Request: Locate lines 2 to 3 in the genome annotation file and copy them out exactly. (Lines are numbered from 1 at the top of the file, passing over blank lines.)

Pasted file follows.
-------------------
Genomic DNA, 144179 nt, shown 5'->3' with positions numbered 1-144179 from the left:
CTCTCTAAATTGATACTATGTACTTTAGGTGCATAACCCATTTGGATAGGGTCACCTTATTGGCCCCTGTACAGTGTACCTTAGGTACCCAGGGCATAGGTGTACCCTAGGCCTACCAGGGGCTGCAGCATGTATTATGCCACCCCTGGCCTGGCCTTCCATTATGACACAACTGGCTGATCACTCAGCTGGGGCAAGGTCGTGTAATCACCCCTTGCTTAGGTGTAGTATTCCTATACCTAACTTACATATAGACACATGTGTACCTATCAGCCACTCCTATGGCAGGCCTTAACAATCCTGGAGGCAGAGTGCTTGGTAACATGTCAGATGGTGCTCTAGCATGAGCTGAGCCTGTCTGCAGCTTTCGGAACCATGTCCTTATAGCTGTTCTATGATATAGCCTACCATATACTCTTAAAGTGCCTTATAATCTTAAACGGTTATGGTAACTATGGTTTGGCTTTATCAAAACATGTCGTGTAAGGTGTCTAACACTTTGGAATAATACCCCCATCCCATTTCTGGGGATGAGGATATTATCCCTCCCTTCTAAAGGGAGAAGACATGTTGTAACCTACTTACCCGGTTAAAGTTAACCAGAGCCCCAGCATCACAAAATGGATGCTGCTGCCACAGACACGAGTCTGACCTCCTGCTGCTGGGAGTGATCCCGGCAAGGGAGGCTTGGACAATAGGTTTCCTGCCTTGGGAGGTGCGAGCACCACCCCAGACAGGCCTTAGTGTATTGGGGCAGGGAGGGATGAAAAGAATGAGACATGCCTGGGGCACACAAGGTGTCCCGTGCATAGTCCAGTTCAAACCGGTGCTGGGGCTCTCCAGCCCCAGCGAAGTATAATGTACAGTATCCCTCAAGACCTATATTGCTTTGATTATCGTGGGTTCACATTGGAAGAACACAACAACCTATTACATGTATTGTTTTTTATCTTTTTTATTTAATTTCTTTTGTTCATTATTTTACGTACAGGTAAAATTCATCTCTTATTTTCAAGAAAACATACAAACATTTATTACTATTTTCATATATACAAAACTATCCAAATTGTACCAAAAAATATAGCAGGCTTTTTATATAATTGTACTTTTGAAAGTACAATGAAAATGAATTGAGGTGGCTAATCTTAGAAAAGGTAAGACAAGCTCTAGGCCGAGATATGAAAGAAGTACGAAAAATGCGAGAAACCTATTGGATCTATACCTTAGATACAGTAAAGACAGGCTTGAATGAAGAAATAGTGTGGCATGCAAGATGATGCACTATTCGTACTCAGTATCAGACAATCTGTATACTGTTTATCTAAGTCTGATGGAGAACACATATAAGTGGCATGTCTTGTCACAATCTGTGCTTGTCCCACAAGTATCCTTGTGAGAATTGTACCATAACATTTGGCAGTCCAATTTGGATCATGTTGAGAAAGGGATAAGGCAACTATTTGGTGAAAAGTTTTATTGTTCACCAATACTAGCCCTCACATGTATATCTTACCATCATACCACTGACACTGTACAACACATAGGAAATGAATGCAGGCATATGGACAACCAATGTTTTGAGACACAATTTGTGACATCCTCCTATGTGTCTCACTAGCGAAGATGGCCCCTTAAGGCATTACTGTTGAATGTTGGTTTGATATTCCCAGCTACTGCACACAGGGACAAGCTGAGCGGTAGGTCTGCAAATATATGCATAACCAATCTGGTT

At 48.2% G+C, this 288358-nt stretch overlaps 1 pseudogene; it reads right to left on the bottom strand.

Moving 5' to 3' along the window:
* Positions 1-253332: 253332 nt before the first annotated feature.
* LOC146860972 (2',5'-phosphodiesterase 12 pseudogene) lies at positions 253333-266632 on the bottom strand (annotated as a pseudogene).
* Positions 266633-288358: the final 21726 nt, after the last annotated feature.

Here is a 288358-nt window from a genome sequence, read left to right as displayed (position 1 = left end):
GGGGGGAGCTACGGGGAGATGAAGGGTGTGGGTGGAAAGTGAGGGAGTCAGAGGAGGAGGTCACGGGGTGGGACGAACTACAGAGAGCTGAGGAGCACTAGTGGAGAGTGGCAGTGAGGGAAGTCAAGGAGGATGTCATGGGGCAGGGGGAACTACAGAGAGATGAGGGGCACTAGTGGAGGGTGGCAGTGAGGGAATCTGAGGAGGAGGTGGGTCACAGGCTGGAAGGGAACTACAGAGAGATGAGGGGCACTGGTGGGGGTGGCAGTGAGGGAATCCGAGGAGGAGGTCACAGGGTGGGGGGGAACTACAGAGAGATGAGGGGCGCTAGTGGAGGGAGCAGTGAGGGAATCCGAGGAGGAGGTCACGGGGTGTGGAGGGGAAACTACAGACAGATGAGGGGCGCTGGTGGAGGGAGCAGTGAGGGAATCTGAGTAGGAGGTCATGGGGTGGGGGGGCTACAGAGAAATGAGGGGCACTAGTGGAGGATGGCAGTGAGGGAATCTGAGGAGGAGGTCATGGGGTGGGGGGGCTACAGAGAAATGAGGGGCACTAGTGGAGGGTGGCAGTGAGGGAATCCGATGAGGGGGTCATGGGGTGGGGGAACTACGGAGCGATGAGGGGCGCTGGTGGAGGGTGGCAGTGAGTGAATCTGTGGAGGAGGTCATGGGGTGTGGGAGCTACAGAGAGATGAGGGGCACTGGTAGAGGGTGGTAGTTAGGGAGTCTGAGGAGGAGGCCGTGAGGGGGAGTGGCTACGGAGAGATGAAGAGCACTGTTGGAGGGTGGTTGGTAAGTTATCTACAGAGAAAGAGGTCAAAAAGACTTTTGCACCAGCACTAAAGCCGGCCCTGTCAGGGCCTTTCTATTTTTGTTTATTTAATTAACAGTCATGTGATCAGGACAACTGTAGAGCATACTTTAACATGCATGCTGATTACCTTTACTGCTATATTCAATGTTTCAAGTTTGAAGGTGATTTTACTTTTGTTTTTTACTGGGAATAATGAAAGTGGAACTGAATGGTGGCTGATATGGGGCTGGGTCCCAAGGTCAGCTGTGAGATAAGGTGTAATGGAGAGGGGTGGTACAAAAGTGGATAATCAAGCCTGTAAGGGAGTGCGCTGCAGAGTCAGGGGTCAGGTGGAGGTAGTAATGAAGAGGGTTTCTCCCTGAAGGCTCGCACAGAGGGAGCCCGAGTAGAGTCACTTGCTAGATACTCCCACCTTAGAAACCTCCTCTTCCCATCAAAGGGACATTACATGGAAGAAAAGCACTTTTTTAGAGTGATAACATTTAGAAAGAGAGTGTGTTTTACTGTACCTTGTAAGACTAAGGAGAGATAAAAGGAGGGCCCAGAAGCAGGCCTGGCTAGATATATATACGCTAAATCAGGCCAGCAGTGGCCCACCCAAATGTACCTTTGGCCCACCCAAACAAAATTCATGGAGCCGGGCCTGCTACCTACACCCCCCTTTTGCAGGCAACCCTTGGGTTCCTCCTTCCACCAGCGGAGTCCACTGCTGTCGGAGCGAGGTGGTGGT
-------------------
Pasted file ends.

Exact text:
CTCTCTAAATTGATACTATGTACTTTAGGTGCATAACCCATTTGGATAGGGTCACCTTATTGGCCCCTGTACAGTGTACCTTAGGTACCCAGGGCATAGGTGTACCCTAGGCCTACCAGGGGCTGCAGCATGTATTATGCCACCCCTGGCCTGGCCTTCCATTATGACACAACTGGCTGATCACTCAGCTGGGGCAAGGTCGTGTAATCACCCCTTGCTTAGGTGTAGTATTCCTATACCTAACTTACATATAGACACATGTGTACCTATCAGCCACTCCTATGGCAGGCCTTAACAATCCTGGAGGCAGAGTGCTTGGTAACATGTCAGATGGTGCTCTAGCATGAGCTGAGCCTGTCTGCAGCTTTCGGAACCATGTCCTTATAGCTGTTCTATGATATAGCCTACCATATACTCTTAAAGTGCCTTATAATCTTAAACGGTTATGGTAACTATGGTTTGGCTTTATCAAAACATGTCGTGTAAGGTGTCTAACACTTTGGAATAATACCCCCATCCCATTTCTGGGGATGAGGATATTATCCCTCCCTTCTAAAGGGAGAAGACATGTTGTAACCTACTTACCCGGTTAAAGTTAACCAGAGCCCCAGCATCACAAAATGGATGCTGCTGCCACAGACACGAGTCTGACCTCCTGCTGCTGGGAGTGATCCCGGCAAGGGAGGCTTGGACAATAGGTTTCCTGCCTTGGGAGGTGCGAGCACCACCCCAGACAGGCCTTAGTGTATTGGGGCAGGGAGGGATGAAAAGAATGAGACATGCCTGGGGCACACAAGGTGTCCCGTGCATAGTCCAGTTCAAACCGGTGCTGGGGCTCTCCAGCCCCAGCGAAGTATAATGTACAGTATCCCTCAAGACCTATATTGCTTTGATTATCGTGGGTTCACATTGGAAGAACACAACAACCTATTACATGTATTGTTTTTTATCTTTTTTATTTAATTTCTTTTGTTCATTATTTTACGTACAGGTAAAATTCATCTCTTATTTTCAAGAAAACATACAAACATTTATTACTATTTTCATATATACAAAACTATCCAAATTGTACCAAAAAATATAGCAGGCTTTTTATATAATTGTACTTTTGAAAGTACAATGAAAATGAATTGAGGTGGCTAATCTTAGAAAAGGTAAGACAAGCTCTAGGCCGAGATATGAAAGAAGTACGAAAAATGCGAGAAACCTATTGGATCTATACCTTAGATACAGTAAAGACAGGCTTGAATGAAGAAATAGTGTGGCATGCAAGATGATGCACTATTCGTACTCAGTATCAGACAATCTGTATACTGTTTATCTAAGTCTGATGGAGAACACATATAAGTGGCATGTCTTGTCACAATCTGTGCTTGTCCCACAAGTATCCTTGTGAGAATTGTACCATAACATTTGGCAGTCCAATTTGGATCATGTTGAGAAAGGGATAAGGCAACTATTTGGTGAAAAGTTTTATTGTTCACCAATACTAGCCCTCACATGTATATCTTACCATCATACCACTGACACTGTACAACACATAGGAAATGAATGCAGGCATATGGACAACCAATGTTTTGAGACACAATTTGTGACATCCTCCTATGTGTCTCACTAGCGAAGATGGCCCCTTAAGGCATTACTGTTGAATGTTGGTTTGATATTCCCAGCTACTGCACACAGGGACAAGCTGAGCGGTAGGTCTGCAAATATATGCATAACCAATCTGGTT

At 48.2% G+C, this 288358-nt stretch overlaps 1 pseudogene; it reads right to left on the bottom strand.